There may be very few people who have been to as many Danny Rumph Classics as Bill Ellerbee.
His attendance is not surprising, given the fact that he coached Danny Rumph’s father and has been known to be in the gyms where high quality hoops is being played.
The legendary Simon Gratz High School basketball coach has likely forgotten more about Philadelphia basketball than many could hope to absorb over multiple lifetimes.
Knowing all of that, he still remains in awe of the Danny Rumph Classic nearly two decades later.
“It’s something you can’t go to the drug store and buy it,” Ellerbee said of the atmosphere. “All the Philly guys, they want to come back … It’s a draw, they make sure they fill their calendar with the Rumph Classic every year.”
Looking back on his years at the tournament, Ellerbee fondly recollects on what those early days at the Mallery Rec Center were like. Watching in real time as the gym filled beyond expectation and the event became a summer staple.
The growth of everything brings a smile to his face, even as he leans back and reaches back in time to think about stories of tournaments gone by.
“I thought the greatest thing was, at Mallery Recreation Center, packing two thousand people into a gym that only held two hundred people,” Ellerbee said with a hearty laugh. “You still miss that atmosphere, it’s hard to recreate the atmosphere of everyone standing on each other’s shoulders.”
As for what Ellerbee enjoys today?
There’s great basketball, the sense of community and the chatter.
But really, he loves the chatter.
“First of all, the commentator,” Ellerbee said, eyes lighting up. “He keeps it way live, as they used to say. He keeps it really live.”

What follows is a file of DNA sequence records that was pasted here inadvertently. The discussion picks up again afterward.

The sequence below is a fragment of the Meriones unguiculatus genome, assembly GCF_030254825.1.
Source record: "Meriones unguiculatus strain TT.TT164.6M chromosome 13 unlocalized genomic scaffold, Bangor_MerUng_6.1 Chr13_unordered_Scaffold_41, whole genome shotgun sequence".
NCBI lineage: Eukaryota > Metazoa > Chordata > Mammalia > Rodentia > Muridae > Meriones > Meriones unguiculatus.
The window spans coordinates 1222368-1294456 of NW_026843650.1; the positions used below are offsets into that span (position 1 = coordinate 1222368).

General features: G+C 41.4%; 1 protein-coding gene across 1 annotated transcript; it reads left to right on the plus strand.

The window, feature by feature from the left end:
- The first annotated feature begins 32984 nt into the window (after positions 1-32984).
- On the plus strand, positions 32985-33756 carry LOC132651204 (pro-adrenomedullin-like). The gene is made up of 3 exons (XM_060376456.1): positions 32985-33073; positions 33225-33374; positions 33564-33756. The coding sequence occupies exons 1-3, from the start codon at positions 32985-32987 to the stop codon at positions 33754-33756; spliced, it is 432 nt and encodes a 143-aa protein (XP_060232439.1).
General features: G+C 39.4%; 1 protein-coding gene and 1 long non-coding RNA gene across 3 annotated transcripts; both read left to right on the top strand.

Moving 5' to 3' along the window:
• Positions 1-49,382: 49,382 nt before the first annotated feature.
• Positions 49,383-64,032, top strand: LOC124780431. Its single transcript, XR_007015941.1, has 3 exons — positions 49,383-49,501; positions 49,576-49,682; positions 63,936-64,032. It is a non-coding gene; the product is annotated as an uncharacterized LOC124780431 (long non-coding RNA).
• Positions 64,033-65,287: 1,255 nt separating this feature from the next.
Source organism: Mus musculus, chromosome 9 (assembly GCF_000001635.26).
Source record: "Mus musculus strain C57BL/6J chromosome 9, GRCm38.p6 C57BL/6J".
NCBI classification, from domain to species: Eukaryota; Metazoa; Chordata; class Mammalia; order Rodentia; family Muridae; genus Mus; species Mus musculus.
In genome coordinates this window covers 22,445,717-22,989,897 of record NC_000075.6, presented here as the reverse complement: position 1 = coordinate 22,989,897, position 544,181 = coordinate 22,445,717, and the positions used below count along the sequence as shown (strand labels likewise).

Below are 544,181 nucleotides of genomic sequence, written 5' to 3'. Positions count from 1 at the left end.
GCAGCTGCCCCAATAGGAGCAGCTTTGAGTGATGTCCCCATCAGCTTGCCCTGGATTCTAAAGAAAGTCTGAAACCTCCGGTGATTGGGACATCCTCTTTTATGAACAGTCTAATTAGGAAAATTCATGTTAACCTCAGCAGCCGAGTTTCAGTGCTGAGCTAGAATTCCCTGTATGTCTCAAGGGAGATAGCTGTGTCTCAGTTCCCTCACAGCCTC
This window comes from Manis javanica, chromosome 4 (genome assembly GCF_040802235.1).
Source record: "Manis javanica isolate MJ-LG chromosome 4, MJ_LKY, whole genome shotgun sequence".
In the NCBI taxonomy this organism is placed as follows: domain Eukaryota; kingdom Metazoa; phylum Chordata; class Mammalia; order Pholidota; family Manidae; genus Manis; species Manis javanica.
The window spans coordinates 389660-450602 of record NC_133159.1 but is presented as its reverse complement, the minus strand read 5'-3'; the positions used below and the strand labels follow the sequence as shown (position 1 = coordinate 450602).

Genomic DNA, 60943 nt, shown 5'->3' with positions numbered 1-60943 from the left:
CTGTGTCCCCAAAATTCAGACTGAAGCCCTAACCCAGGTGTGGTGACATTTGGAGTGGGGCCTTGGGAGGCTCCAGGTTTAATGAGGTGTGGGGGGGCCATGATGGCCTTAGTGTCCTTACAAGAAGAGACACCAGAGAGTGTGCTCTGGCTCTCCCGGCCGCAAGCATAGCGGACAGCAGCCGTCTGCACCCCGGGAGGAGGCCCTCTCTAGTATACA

And it’s not just the jokes that Ghee Funny is throwing around.
“This guy right here,” Ellerbee said as he gestured to a fan a few rows in front of him. “He’s been giving out great commentary too. He’s been yelling things out too and it’s been very comical, but he’s also very knowledgeable and that’s the thing about Philly basketball. Everybody’s very knowledgeable, you have a lot of basketball purists.”
The comedic stylings of Ghee Funny and the engaged crowd underscore a bigger theme for Ellerbee.
Philadelphia basketball fans just get it.
The jokes and jeers all come from a place of basketball IQ. It’s not just yelling to yell, Ellerbee sees it all as an extension of what makes this city the perfect environment for something like this.
“Philadelphia is a unique big city,” Ellerbee said. “The iconic sport has been basketball for a long time, that’s not going to change. It’s always going to be there. If you tried to destroy it, you wouldn’t be able to.”
Ellerbee was seated at center court, a few rows off the bottom of the bleachers.
The perfect perch to share some memories of past generations of hoopers and soak in the stories of the latest generation.
All while doing so, Ellerbee keeps the event’s bigger picture in mind.
“The heart equipment, giving it to the rec centers, it’s a tremendous foundation,” Ellerbee said. “Keeping his memory alive, it means a lot to me.”